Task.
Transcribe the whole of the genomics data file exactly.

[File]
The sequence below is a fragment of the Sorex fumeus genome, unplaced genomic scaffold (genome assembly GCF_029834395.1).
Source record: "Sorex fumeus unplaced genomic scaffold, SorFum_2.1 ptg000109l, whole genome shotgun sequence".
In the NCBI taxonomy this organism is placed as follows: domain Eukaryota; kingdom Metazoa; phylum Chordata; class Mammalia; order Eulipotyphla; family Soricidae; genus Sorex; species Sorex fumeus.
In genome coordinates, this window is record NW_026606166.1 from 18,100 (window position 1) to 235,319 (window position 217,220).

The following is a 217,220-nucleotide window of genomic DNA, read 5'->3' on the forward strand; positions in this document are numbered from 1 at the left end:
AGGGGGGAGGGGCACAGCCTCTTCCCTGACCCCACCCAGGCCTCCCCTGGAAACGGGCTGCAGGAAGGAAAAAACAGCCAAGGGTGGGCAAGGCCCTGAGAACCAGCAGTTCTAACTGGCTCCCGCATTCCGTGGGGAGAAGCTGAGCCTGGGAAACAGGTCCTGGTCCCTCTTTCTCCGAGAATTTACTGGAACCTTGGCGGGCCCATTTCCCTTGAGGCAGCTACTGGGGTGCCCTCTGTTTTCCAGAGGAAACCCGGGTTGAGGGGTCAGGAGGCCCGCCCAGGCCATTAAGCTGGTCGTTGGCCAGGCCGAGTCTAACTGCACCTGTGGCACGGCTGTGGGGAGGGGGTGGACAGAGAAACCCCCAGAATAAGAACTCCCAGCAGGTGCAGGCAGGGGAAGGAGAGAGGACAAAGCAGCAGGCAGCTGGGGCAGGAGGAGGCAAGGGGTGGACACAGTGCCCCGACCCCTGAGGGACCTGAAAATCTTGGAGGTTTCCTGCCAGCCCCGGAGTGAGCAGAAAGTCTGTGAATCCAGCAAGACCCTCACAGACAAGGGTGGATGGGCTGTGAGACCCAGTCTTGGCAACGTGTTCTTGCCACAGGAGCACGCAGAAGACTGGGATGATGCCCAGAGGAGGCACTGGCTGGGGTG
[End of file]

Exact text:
The sequence below is a fragment of the Sorex fumeus genome, unplaced genomic scaffold (genome assembly GCF_029834395.1).
Source record: "Sorex fumeus unplaced genomic scaffold, SorFum_2.1 ptg000109l, whole genome shotgun sequence".
In the NCBI taxonomy this organism is placed as follows: domain Eukaryota; kingdom Metazoa; phylum Chordata; class Mammalia; order Eulipotyphla; family Soricidae; genus Sorex; species Sorex fumeus.
In genome coordinates, this window is record NW_026606166.1 from 18,100 (window position 1) to 235,319 (window position 217,220).

The following is a 217,220-nucleotide window of genomic DNA, read 5'->3' on the forward strand; positions in this document are numbered from 1 at the left end:
AGGGGGGAGGGGCACAGCCTCTTCCCTGACCCCACCCAGGCCTCCCCTGGAAACGGGCTGCAGGAAGGAAAAAACAGCCAAGGGTGGGCAAGGCCCTGAGAACCAGCAGTTCTAACTGGCTCCCGCATTCCGTGGGGAGAAGCTGAGCCTGGGAAACAGGTCCTGGTCCCTCTTTCTCCGAGAATTTACTGGAACCTTGGCGGGCCCATTTCCCTTGAGGCAGCTACTGGGGTGCCCTCTGTTTTCCAGAGGAAACCCGGGTTGAGGGGTCAGGAGGCCCGCCCAGGCCATTAAGCTGGTCGTTGGCCAGGCCGAGTCTAACTGCACCTGTGGCACGGCTGTGGGGAGGGGGTGGACAGAGAAACCCCCAGAATAAGAACTCCCAGCAGGTGCAGGCAGGGGAAGGAGAGAGGACAAAGCAGCAGGCAGCTGGGGCAGGAGGAGGCAAGGGGTGGACACAGTGCCCCGACCCCTGAGGGACCTGAAAATCTTGGAGGTTTCCTGCCAGCCCCGGAGTGAGCAGAAAGTCTGTGAATCCAGCAAGACCCTCACAGACAAGGGTGGATGGGCTGTGAGACCCAGTCTTGGCAACGTGTTCTTGCCACAGGAGCACGCAGAAGACTGGGATGATGCCCAGAGGAGGCACTGGCTGGGGTG